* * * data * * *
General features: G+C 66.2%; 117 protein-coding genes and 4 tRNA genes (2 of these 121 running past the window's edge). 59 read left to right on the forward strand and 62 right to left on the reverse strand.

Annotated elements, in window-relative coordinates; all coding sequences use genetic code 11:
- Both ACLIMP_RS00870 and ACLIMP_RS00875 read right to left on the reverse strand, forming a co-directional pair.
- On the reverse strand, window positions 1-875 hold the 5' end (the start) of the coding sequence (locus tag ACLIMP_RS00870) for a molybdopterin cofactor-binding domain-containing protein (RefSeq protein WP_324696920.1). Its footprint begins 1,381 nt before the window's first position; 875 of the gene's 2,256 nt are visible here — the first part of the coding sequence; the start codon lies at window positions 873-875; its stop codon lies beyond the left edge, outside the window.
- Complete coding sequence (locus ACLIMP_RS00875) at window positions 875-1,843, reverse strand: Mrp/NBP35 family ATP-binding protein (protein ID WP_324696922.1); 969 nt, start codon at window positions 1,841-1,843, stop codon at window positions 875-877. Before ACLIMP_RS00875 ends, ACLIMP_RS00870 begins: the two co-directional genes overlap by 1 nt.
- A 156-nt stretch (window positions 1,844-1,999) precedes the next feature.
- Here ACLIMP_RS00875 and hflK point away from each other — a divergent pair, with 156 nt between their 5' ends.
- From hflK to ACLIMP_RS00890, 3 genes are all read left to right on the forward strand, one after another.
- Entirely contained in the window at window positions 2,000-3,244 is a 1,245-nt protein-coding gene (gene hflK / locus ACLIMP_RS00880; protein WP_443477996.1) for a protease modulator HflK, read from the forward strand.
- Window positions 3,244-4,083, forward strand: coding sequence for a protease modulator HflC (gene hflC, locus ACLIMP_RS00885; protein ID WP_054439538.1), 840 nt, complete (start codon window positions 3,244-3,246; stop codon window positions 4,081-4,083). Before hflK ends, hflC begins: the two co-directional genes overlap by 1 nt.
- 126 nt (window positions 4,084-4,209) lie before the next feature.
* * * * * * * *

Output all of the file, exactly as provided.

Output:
General features: G+C 66.2%; 117 protein-coding genes and 4 tRNA genes (2 of these 121 running past the window's edge). 59 read left to right on the forward strand and 62 right to left on the reverse strand.

Annotated elements, in window-relative coordinates; all coding sequences use genetic code 11:
- Both ACLIMP_RS00870 and ACLIMP_RS00875 read right to left on the reverse strand, forming a co-directional pair.
- On the reverse strand, window positions 1-875 hold the 5' end (the start) of the coding sequence (locus tag ACLIMP_RS00870) for a molybdopterin cofactor-binding domain-containing protein (RefSeq protein WP_324696920.1). Its footprint begins 1,381 nt before the window's first position; 875 of the gene's 2,256 nt are visible here — the first part of the coding sequence; the start codon lies at window positions 873-875; its stop codon lies beyond the left edge, outside the window.
- Complete coding sequence (locus ACLIMP_RS00875) at window positions 875-1,843, reverse strand: Mrp/NBP35 family ATP-binding protein (protein ID WP_324696922.1); 969 nt, start codon at window positions 1,841-1,843, stop codon at window positions 875-877. Before ACLIMP_RS00875 ends, ACLIMP_RS00870 begins: the two co-directional genes overlap by 1 nt.
- A 156-nt stretch (window positions 1,844-1,999) precedes the next feature.
- Here ACLIMP_RS00875 and hflK point away from each other — a divergent pair, with 156 nt between their 5' ends.
- From hflK to ACLIMP_RS00890, 3 genes are all read left to right on the forward strand, one after another.
- Entirely contained in the window at window positions 2,000-3,244 is a 1,245-nt protein-coding gene (gene hflK / locus ACLIMP_RS00880; protein WP_443477996.1) for a protease modulator HflK, read from the forward strand.
- Window positions 3,244-4,083, forward strand: coding sequence for a protease modulator HflC (gene hflC, locus ACLIMP_RS00885; protein ID WP_054439538.1), 840 nt, complete (start codon window positions 3,244-3,246; stop codon window positions 4,081-4,083). Before hflK ends, hflC begins: the two co-directional genes overlap by 1 nt.
- 126 nt (window positions 4,084-4,209) lie before the next feature.